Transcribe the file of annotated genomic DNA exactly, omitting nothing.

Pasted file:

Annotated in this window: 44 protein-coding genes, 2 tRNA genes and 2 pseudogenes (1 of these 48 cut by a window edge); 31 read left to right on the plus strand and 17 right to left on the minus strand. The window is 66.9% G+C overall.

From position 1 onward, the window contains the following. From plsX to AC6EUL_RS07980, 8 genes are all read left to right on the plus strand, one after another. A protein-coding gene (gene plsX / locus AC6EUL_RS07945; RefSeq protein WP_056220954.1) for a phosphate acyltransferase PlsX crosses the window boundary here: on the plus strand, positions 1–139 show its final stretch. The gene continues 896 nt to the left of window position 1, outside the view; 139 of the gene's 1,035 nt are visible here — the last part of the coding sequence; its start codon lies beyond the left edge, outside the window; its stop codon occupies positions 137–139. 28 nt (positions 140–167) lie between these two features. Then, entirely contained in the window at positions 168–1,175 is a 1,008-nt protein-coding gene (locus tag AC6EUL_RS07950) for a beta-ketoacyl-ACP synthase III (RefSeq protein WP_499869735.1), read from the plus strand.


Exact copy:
Annotated in this window: 44 protein-coding genes, 2 tRNA genes and 2 pseudogenes (1 of these 48 cut by a window edge); 31 read left to right on the plus strand and 17 right to left on the minus strand. The window is 66.9% G+C overall.

From position 1 onward, the window contains the following. From plsX to AC6EUL_RS07980, 8 genes are all read left to right on the plus strand, one after another. A protein-coding gene (gene plsX / locus AC6EUL_RS07945; RefSeq protein WP_056220954.1) for a phosphate acyltransferase PlsX crosses the window boundary here: on the plus strand, positions 1–139 show its final stretch. The gene continues 896 nt to the left of window position 1, outside the view; 139 of the gene's 1,035 nt are visible here — the last part of the coding sequence; its start codon lies beyond the left edge, outside the window; its stop codon occupies positions 137–139. 28 nt (positions 140–167) lie between these two features. Then, entirely contained in the window at positions 168–1,175 is a 1,008-nt protein-coding gene (locus tag AC6EUL_RS07950) for a beta-ketoacyl-ACP synthase III (RefSeq protein WP_499869735.1), read from the plus strand.